Wednesday, December 4, 2013

United States v. Crumby case brief

United States v. Crumby case brief summary
895 F. Supp. 1354 (D. Ariz. 1995)

Defendant filed a motion for an evidentiary hearing as to the reliability and admissibility of polygraph evidence in his trial on charges of bank robbery and aid and abet.

Defendant, indicted for bank robbery and aid and abet in violation of 18 U.S.C.S. §§ 2113(a),2, submitted to a polygraph examination. The polygraph examiner evaluated the exam's results and determined that defendant passed the test. Defendant sought the admission of the polygraph evidence.

  • The court held that the polygraph evidence was admissible because the evidence was sufficiently reliable under the Daubert standard to be admitted as scientific evidence under Fed. R. Evid. 702. 
  • However, the court further ruled that defendant could introduce the evidence only for a limited purpose because the use of polygraph evidence at trial had to be narrowly tailored to the circumstances for which it was relevant and circumscribed so as to limit its potential prejudicial effects.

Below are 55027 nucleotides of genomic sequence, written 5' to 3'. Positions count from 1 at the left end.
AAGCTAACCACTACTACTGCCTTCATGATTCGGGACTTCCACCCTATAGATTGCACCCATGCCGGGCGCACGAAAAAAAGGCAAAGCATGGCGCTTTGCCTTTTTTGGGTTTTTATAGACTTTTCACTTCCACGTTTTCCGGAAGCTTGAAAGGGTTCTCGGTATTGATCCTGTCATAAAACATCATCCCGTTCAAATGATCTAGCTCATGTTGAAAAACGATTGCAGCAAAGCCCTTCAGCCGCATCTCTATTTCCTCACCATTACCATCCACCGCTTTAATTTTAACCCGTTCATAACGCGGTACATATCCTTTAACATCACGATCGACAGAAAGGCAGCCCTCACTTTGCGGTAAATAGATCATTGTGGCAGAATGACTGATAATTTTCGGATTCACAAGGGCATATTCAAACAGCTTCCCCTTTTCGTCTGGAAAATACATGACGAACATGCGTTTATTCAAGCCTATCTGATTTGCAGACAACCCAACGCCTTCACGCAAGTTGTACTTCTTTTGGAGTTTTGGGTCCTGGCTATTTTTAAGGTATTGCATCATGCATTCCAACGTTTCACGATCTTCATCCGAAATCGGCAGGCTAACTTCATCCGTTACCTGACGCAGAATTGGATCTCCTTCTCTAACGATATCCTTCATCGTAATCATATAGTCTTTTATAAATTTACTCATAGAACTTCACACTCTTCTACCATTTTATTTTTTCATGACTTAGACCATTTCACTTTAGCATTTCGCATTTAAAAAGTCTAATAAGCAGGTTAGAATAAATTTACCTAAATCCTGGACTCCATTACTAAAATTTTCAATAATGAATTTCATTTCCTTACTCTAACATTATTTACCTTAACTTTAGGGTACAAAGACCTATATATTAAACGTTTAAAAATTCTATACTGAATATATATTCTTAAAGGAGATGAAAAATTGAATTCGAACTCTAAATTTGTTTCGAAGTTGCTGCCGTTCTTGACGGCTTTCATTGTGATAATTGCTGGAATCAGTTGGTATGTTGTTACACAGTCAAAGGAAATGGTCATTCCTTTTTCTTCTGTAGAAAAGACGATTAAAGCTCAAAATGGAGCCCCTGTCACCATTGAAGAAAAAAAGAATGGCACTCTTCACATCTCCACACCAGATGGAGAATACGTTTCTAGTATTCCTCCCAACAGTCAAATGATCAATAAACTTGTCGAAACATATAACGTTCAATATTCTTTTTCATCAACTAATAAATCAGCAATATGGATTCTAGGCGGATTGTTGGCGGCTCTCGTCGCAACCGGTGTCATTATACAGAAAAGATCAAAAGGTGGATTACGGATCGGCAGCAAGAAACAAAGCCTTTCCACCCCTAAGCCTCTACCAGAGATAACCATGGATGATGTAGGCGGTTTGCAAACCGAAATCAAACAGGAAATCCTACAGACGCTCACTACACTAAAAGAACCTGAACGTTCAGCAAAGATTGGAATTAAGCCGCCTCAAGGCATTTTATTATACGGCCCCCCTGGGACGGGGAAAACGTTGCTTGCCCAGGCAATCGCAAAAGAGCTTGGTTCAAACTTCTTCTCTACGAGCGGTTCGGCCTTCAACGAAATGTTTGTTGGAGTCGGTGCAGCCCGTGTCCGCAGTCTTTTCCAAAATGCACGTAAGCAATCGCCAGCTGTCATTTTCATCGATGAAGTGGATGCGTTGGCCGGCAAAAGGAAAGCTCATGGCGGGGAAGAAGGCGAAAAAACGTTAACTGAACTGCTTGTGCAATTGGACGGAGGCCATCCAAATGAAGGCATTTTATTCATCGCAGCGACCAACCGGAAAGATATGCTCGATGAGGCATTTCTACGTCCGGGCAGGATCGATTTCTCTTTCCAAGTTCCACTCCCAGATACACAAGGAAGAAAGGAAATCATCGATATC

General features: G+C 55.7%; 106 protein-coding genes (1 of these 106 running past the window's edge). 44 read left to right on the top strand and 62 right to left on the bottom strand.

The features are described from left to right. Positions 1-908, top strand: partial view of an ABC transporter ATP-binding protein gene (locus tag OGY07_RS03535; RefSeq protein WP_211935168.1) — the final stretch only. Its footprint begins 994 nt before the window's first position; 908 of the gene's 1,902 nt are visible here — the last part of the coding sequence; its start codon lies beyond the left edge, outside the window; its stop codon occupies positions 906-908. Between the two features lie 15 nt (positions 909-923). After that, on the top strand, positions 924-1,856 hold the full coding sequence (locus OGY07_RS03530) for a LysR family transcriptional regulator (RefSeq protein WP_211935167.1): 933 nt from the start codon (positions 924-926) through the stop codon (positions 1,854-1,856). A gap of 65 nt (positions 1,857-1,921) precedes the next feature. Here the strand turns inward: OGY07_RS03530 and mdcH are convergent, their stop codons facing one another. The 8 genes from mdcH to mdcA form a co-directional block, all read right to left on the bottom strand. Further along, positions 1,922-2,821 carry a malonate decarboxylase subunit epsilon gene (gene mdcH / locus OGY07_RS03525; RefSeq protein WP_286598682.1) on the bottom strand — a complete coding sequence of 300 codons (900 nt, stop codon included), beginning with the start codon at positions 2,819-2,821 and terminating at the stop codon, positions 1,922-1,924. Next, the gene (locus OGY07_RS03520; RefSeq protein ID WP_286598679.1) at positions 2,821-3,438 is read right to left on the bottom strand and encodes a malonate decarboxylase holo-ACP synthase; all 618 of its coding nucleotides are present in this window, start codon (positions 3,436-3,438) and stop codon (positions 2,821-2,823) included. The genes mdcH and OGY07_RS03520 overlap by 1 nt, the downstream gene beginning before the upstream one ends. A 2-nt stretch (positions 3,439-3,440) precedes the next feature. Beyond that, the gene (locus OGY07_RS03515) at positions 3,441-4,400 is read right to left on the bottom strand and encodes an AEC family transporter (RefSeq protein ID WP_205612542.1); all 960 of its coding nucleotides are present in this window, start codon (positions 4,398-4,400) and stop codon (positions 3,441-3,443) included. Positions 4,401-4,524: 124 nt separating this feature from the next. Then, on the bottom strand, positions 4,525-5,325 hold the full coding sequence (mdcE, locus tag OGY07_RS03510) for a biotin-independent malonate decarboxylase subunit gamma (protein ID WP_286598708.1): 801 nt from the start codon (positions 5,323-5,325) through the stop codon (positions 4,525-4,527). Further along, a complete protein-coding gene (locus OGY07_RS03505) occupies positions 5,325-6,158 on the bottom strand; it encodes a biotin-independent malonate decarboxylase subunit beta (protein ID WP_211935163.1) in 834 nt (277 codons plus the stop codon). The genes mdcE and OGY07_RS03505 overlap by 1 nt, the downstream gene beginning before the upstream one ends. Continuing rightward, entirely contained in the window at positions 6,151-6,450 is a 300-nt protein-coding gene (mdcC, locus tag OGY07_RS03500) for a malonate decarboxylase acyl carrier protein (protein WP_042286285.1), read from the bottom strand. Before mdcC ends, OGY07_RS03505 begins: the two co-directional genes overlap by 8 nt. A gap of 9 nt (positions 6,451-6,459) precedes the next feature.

• It was thus admissible for the instant case subject to the preliminary requirements that the government was provided sufficient notice and a reasonable opportunity to administer a polygraph exam that was materially similar to the previously taken examination, and that the evidence was admissible only to impeach or corroborate the testimony of defendant.
The court granted in part and denied in part defendant's motion as to the admissibility of the polygraph examination.

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